The bill would limit what sexual assault cases colleges can investigate, and safety groups are not fans.
Students starting college this coming fall will be the first to benefit from the Sexual Violence Elimination Act (SaVE), which will require colleges to have "prevention and awareness" programs about sexual assault, dating violence, stalking, and domestic violence in place.
Date rape and sexual assault are alive and well. Unfortunately, rather than improving the statistics for decreasing these conditions, as a society we are nurturing their growth.
Sexual violence diminishes the value of the more than $40 billion taxpayers invest in federal student aid for higher education every school year. Many women who are the victim of a completed or attempted rape interrupt or even end their education as a result.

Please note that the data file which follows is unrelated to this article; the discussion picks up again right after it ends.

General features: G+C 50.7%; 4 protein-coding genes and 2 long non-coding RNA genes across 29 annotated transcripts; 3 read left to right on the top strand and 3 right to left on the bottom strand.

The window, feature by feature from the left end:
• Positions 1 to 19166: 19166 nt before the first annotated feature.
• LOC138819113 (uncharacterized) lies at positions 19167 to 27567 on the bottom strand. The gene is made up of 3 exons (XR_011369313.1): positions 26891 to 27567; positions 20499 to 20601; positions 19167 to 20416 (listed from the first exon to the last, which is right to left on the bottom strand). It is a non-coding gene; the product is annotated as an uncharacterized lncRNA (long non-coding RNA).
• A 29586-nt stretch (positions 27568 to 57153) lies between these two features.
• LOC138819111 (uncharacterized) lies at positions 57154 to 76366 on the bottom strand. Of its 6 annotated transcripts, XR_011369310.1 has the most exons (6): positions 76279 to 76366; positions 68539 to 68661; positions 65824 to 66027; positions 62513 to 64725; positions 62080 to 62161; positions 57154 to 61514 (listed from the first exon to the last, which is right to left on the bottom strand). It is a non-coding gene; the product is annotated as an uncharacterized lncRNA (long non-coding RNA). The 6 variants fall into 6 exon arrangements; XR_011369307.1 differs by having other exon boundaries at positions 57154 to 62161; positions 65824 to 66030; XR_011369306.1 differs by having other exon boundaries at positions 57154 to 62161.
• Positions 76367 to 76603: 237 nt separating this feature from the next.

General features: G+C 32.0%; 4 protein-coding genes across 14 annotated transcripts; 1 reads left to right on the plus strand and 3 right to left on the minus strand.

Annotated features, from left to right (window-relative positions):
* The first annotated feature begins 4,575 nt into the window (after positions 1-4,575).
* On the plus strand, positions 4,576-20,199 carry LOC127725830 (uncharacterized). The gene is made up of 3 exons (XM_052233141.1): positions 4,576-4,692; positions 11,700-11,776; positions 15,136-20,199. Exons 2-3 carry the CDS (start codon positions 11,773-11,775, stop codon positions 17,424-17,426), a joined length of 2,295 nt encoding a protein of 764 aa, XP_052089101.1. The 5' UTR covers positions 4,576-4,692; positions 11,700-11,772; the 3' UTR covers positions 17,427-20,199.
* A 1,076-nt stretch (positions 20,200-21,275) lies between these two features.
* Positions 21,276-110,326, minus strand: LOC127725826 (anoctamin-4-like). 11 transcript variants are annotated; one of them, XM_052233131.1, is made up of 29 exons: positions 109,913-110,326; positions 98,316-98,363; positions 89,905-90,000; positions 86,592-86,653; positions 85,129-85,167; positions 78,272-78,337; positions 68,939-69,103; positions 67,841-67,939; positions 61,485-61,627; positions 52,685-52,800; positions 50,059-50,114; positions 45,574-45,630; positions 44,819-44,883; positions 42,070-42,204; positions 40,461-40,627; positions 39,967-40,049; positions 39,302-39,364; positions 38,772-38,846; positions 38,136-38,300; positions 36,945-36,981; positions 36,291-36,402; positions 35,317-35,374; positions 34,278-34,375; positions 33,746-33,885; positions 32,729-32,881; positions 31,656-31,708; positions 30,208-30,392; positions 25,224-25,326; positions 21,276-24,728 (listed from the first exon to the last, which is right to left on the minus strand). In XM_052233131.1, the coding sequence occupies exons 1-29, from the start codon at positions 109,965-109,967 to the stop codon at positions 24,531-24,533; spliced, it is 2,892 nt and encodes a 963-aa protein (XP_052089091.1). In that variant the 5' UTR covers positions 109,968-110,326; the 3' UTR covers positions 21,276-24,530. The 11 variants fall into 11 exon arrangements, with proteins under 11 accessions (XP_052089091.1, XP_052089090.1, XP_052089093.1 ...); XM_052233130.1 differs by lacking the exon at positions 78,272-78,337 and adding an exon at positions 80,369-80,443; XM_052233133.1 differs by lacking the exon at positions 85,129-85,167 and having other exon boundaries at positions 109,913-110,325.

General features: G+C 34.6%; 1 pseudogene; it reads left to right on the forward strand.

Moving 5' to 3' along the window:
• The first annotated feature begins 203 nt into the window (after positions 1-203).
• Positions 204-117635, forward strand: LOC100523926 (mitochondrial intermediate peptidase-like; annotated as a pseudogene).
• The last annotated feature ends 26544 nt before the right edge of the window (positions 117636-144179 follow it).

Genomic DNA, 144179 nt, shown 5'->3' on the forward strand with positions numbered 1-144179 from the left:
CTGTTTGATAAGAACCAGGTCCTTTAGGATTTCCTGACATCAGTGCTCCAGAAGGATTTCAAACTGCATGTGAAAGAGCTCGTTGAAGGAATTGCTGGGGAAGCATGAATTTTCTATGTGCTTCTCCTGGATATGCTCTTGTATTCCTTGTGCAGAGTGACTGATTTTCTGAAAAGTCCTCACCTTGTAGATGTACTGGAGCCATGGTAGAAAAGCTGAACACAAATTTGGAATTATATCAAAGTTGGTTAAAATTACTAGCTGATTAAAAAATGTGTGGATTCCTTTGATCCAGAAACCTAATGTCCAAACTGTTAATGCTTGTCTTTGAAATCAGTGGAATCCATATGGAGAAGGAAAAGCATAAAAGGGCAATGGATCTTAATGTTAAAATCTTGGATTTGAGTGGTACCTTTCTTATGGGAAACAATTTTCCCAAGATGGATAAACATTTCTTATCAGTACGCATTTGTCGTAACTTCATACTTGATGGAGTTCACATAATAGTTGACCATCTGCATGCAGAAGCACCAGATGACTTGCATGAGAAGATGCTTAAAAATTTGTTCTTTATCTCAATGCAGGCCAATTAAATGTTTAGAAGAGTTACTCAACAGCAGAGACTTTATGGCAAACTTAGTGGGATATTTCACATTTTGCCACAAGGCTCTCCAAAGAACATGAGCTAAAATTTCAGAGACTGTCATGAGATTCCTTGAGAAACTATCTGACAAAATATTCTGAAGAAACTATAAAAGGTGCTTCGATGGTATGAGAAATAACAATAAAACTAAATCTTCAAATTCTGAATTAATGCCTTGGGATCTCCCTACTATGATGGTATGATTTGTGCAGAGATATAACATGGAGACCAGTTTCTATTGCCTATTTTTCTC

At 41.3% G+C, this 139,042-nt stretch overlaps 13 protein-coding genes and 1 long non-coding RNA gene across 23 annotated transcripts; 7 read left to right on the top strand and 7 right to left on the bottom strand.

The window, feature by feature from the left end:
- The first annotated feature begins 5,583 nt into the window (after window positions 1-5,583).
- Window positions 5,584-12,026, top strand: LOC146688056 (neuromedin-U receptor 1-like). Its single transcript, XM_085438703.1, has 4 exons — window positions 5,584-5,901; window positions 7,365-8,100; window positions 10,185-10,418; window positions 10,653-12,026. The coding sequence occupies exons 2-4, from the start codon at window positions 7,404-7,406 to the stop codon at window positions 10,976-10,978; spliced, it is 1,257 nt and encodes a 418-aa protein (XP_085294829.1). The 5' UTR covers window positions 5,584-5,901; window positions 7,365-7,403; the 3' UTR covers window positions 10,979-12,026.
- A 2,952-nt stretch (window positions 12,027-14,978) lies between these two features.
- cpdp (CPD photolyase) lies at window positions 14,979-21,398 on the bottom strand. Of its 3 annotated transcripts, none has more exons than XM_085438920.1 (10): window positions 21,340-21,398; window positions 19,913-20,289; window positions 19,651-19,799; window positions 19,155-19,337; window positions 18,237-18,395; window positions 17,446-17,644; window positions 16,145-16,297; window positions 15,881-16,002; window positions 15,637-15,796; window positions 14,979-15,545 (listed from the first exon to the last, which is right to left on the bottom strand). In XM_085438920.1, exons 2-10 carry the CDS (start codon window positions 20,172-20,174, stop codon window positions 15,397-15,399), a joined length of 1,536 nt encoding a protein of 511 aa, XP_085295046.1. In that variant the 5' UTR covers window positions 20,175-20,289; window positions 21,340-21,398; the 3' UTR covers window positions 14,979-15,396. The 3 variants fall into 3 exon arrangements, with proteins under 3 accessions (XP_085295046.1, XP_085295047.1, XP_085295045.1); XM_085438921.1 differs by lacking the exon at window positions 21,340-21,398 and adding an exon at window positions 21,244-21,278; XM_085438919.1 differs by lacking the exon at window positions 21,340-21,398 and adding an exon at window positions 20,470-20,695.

After the first two students were shot, a warning was not issued for more than 2 hours. The U.S. Department of State's findings are methodically detailed in a 26 page report.
November 8 is the 20th anniversary of the landmark Jeanne Clery Act, named for the first year student who was brutally raped and murdered in her residence hall.